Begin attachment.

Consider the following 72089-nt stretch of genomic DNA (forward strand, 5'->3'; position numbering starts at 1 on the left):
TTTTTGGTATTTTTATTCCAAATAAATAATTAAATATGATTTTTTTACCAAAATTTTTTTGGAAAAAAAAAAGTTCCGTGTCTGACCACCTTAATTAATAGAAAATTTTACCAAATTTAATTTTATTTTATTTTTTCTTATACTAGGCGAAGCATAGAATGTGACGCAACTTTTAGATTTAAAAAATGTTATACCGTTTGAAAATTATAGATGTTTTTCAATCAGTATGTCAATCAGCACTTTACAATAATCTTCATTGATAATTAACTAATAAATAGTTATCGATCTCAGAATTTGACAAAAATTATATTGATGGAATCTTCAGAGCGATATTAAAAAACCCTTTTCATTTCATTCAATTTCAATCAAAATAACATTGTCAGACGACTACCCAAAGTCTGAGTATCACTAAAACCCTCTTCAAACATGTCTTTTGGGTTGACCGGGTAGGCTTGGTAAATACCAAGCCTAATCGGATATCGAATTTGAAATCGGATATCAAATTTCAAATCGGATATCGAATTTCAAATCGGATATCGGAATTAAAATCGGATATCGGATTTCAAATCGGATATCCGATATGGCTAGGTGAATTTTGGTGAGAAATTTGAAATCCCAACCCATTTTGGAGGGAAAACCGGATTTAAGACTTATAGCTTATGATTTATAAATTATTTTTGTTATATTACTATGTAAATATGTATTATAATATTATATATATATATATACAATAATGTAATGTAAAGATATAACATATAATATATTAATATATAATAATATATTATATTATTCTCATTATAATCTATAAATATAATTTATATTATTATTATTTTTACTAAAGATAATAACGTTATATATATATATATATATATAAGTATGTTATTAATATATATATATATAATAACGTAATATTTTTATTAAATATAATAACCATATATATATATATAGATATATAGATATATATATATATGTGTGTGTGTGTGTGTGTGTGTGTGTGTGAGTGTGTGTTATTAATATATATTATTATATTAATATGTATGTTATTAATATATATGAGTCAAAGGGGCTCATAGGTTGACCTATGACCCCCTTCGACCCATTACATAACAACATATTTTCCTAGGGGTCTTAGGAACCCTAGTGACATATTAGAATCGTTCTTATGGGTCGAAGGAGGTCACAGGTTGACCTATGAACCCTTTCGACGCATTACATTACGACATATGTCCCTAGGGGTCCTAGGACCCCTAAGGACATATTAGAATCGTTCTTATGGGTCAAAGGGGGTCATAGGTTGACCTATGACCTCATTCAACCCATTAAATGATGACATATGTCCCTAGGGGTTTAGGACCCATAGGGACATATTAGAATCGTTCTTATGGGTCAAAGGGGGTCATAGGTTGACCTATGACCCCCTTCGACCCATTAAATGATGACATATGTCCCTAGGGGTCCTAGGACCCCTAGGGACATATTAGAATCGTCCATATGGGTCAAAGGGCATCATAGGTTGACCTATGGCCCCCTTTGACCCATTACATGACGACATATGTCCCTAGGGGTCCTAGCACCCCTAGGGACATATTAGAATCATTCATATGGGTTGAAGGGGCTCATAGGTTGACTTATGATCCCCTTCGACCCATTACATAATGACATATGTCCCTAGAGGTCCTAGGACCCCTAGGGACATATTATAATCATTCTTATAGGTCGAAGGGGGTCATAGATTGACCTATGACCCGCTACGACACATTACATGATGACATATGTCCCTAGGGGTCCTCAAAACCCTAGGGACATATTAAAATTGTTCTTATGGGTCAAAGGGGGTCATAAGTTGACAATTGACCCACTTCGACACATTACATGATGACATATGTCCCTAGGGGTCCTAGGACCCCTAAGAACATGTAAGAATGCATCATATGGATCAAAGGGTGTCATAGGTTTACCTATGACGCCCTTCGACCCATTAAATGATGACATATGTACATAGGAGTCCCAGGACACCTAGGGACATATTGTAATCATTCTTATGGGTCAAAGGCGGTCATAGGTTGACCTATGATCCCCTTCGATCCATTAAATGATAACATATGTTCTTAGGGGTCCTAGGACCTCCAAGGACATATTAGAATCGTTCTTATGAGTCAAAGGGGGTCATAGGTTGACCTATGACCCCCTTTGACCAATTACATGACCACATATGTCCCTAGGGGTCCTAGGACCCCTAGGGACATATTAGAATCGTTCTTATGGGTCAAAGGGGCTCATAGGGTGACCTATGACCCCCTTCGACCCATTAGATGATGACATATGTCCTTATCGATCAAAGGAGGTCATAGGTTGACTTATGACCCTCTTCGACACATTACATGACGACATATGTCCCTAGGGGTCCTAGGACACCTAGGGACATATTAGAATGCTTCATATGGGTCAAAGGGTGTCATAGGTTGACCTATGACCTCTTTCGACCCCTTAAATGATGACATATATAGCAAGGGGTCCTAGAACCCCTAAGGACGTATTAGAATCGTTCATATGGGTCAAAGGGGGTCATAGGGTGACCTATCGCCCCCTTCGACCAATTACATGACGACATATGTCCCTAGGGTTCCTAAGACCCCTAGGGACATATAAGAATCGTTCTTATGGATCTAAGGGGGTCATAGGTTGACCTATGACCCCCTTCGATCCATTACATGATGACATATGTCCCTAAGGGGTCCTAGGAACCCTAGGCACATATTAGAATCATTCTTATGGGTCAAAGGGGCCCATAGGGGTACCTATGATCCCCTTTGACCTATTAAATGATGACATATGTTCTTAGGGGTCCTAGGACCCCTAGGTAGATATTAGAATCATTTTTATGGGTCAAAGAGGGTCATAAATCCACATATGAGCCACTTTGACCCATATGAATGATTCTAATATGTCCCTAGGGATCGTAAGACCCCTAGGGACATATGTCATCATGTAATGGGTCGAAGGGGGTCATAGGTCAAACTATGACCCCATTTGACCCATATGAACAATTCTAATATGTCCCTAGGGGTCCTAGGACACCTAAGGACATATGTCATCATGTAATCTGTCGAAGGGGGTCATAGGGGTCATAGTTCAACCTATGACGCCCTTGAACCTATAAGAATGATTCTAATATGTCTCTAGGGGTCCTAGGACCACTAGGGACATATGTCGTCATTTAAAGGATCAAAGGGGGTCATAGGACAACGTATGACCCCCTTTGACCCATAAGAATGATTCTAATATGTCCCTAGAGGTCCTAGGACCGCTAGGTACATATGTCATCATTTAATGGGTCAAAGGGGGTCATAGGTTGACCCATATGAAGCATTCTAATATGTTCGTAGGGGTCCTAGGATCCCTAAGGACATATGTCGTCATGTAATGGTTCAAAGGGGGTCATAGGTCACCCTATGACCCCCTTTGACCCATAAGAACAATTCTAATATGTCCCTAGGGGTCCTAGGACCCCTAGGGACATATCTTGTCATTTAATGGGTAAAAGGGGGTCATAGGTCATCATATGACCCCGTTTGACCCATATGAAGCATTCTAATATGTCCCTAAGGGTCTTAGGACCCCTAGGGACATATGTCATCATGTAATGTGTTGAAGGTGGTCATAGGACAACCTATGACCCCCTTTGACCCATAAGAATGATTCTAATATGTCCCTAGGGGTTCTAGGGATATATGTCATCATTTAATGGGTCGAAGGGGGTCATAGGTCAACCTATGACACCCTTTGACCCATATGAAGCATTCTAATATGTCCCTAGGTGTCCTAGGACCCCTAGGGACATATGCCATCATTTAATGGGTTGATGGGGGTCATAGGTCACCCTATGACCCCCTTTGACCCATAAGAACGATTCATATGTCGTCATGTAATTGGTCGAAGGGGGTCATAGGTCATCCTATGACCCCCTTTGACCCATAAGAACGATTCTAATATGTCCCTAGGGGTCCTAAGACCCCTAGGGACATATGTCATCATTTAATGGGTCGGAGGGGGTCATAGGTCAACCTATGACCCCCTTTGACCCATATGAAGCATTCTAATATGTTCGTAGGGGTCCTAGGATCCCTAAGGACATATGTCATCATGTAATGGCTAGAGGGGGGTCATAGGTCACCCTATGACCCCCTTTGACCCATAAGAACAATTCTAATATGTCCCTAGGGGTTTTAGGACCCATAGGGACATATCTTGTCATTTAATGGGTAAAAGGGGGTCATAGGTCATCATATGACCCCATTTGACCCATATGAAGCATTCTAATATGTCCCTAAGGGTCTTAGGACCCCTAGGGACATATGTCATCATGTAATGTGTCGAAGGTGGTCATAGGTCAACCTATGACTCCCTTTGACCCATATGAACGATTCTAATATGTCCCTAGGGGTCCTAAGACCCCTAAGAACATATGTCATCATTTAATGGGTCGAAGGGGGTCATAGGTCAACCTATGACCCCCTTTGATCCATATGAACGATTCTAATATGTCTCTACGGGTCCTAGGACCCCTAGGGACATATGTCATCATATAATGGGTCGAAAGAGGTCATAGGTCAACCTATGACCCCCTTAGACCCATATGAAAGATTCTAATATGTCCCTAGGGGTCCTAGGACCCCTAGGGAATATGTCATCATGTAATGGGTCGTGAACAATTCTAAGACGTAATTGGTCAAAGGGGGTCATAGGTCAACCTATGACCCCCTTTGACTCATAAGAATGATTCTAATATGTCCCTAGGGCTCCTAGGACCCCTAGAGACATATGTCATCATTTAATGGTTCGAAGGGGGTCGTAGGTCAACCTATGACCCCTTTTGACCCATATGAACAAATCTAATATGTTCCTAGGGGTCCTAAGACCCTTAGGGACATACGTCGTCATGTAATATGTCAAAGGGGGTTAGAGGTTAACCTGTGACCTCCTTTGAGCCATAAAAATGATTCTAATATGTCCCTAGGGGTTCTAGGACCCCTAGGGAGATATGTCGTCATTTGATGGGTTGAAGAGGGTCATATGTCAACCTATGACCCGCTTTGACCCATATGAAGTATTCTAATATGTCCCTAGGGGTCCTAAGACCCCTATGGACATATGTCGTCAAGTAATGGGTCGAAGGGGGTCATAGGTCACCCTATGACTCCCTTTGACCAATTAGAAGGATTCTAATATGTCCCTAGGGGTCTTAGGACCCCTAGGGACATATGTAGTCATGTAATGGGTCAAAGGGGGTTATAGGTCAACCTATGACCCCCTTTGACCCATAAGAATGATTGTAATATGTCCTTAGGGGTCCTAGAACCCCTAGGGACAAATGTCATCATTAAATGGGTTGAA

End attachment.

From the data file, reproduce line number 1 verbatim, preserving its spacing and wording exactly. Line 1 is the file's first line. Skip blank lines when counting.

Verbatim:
Consider the following 72089-nt stretch of genomic DNA (forward strand, 5'->3'; position numbering starts at 1 on the left):